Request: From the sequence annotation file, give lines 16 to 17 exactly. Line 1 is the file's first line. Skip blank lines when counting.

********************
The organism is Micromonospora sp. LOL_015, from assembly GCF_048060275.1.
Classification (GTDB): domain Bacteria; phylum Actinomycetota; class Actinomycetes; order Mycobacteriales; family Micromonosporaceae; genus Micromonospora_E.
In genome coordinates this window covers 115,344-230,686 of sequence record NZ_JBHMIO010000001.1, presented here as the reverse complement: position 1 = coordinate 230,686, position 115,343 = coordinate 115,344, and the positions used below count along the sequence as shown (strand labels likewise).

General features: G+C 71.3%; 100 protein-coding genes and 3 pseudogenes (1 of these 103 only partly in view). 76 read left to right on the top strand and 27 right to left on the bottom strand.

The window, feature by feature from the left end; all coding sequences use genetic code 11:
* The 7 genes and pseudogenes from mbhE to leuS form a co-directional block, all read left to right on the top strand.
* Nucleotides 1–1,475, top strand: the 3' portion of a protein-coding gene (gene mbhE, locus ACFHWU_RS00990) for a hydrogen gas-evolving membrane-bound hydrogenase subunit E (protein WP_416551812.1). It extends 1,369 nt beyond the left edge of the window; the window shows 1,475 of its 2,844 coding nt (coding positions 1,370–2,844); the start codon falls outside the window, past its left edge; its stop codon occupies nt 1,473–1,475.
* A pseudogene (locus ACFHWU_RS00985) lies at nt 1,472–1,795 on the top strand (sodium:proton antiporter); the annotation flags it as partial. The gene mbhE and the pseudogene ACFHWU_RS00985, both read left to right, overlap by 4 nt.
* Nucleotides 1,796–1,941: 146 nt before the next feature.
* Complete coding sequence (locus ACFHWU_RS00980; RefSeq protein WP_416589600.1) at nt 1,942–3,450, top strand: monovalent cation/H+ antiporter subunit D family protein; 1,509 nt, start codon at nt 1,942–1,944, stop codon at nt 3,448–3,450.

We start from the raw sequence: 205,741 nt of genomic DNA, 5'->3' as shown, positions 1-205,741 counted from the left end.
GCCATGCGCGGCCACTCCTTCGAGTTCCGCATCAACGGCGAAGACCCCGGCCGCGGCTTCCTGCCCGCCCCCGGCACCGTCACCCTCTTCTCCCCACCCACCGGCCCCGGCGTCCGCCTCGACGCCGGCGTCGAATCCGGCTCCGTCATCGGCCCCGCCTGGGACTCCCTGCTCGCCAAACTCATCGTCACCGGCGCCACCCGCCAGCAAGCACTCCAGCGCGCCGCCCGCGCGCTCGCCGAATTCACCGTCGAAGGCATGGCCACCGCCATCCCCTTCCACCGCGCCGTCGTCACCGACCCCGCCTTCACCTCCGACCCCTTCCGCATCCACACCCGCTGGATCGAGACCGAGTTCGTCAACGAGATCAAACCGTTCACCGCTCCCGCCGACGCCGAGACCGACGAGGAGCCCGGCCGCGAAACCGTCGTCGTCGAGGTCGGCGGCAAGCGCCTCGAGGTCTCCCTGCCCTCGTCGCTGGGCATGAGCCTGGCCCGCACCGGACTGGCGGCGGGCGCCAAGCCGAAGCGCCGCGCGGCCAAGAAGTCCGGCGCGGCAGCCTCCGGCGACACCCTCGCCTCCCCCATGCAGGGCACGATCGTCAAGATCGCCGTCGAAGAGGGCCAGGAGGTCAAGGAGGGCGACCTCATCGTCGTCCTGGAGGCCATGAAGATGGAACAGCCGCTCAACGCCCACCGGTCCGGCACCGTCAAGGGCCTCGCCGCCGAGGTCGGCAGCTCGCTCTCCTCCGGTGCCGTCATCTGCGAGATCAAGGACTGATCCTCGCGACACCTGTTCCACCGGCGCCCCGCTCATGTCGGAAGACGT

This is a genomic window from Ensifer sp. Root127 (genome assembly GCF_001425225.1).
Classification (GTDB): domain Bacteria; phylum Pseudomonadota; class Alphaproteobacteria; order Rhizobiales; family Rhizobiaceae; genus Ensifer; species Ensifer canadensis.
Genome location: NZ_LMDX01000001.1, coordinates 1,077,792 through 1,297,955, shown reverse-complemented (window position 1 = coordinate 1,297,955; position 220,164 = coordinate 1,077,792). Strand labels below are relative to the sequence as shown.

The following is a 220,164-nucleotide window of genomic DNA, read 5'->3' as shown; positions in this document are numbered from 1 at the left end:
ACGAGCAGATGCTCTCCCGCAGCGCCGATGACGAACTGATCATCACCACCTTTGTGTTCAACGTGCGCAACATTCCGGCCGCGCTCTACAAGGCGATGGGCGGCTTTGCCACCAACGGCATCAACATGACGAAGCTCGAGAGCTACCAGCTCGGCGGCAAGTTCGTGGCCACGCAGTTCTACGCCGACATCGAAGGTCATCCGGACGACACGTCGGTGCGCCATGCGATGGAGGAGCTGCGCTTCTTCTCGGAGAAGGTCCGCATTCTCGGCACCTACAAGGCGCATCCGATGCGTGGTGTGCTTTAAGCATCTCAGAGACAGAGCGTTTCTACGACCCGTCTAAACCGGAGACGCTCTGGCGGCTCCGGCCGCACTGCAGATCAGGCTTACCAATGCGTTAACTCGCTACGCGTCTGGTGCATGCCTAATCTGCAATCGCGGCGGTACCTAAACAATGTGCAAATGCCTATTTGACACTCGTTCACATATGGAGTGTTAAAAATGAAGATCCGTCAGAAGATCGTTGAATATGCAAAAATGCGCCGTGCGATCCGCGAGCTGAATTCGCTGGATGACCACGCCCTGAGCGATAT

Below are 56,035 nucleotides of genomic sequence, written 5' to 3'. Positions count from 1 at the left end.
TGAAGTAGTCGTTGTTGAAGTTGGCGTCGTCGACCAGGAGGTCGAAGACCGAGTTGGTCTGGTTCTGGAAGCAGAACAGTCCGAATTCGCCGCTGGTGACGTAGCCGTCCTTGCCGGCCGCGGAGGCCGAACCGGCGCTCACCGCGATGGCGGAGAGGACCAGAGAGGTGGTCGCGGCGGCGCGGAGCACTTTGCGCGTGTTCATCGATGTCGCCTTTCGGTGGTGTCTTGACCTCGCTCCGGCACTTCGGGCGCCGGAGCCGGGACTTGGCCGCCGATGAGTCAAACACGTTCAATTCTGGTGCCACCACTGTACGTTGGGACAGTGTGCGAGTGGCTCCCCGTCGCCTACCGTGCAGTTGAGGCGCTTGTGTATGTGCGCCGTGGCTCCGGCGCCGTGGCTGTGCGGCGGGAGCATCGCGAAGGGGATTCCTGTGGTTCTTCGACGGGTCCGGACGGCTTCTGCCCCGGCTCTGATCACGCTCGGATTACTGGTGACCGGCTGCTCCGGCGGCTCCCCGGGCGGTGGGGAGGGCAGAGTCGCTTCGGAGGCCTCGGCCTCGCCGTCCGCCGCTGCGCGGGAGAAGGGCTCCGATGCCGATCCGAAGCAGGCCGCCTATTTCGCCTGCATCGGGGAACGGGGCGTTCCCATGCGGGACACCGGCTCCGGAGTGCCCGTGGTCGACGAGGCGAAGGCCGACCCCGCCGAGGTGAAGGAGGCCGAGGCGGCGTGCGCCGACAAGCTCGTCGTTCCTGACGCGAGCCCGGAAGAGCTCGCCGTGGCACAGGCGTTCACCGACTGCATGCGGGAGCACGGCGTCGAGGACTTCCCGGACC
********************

The following is a 220,164-nucleotide window of genomic DNA, read 5'->3' as shown; positions in this document are numbered from 1 at the left end:
ACGAGCAGATGCTCTCCCGCAGCGCCGATGACGAACTGATCATCACCACCTTTGTGTTCAACGTGCGCAACATTCCGGCCGCGCTCTACAAGGCGATGGGCGGCTTTGCCACCAACGGCATCAACATGACGAAGCTCGAGAGCTACCAGCTCGGCGGCAAGTTCGTGGCCACGCAGTTCTACGCCGACATCGAAGGTCATCCGGACGACACGTCGGTGCGCCATGCGATGGAGGAGCTGCGCTTCTTCTCGGAGAAGGTCCGCATTCTCGGCACCTACAAGGCGCATCCGATGCGTGGTGTGCTTTAAGCATCTCAGAGACAGAGCGTTTCTACGACCCGTCTAAACCGGAGACGCTCTGGCGGCTCCGGCCGCACTGCAGATCAGGCTTACCAATGCGTTAACTCGCTACGCGTCTGGTGCATGCCTAATCTGCAATCGCGGCGGTACCTAAACAATGTGCAAATGCCTATTTGACACTCGTTCACATATGGAGTGTTAAAAATGAAGATCCGTCAGAAGATCGTTGAATATGCAAAAATGCGCCGTGCGATCCGCGAGCTGAATTCGCTGGATGACCACGCCCTGAGCGATAT